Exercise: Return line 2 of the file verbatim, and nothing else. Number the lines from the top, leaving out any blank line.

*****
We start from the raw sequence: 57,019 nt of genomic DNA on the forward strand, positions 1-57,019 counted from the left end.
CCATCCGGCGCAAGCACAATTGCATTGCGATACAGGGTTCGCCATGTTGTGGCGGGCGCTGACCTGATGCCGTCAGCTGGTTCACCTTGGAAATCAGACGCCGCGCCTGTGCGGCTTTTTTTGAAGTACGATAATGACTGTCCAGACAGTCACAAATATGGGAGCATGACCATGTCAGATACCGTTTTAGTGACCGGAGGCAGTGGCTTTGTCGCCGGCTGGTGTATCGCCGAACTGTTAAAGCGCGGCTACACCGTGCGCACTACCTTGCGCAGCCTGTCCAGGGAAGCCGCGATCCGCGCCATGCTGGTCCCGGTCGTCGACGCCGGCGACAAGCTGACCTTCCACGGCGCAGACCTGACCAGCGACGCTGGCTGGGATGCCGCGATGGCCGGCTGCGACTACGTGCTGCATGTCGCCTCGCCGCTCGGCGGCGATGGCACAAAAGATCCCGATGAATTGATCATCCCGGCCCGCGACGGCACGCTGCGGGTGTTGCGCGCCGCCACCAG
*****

CCATCCGGCGCAAGCACAATTGCATTGCGATACAGGGTTCGCCATGTTGTGGCGGGCGCTGACCTGATGCCGTCAGCTGGTTCACCTTGGAAATCAGACGCCGCGCCTGTGCGGCTTTTTTTGAAGTACGATAATGACTGTCCAGACAGTCACAAATATGGGAGCATGACCATGTCAGATACCGTTTTAGTGACCGGAGGCAGTGGCTTTGTCGCCGGCTGGTGTATCGCCGAACTGTTAAAGCGCGGCTACACCGTGCGCACTACCTTGCGCAGCCTGTCCAGGGAAGCCGCGATCCGCGCCATGCTGGTCCCGGTCGTCGACGCCGGCGACAAGCTGACCTTCCACGGCGCAGACCTGACCAGCGACGCTGGCTGGGATGCCGCGATGGCCGGCTGCGACTACGTGCTGCATGTCGCCTCGCCGCTCGGCGGCGATGGCACAAAAGATCCCGATGAATTGATCATCCCGGCCCGCGACGGCACGCTGCGGGTGTTGCGCGCCGCCACCAG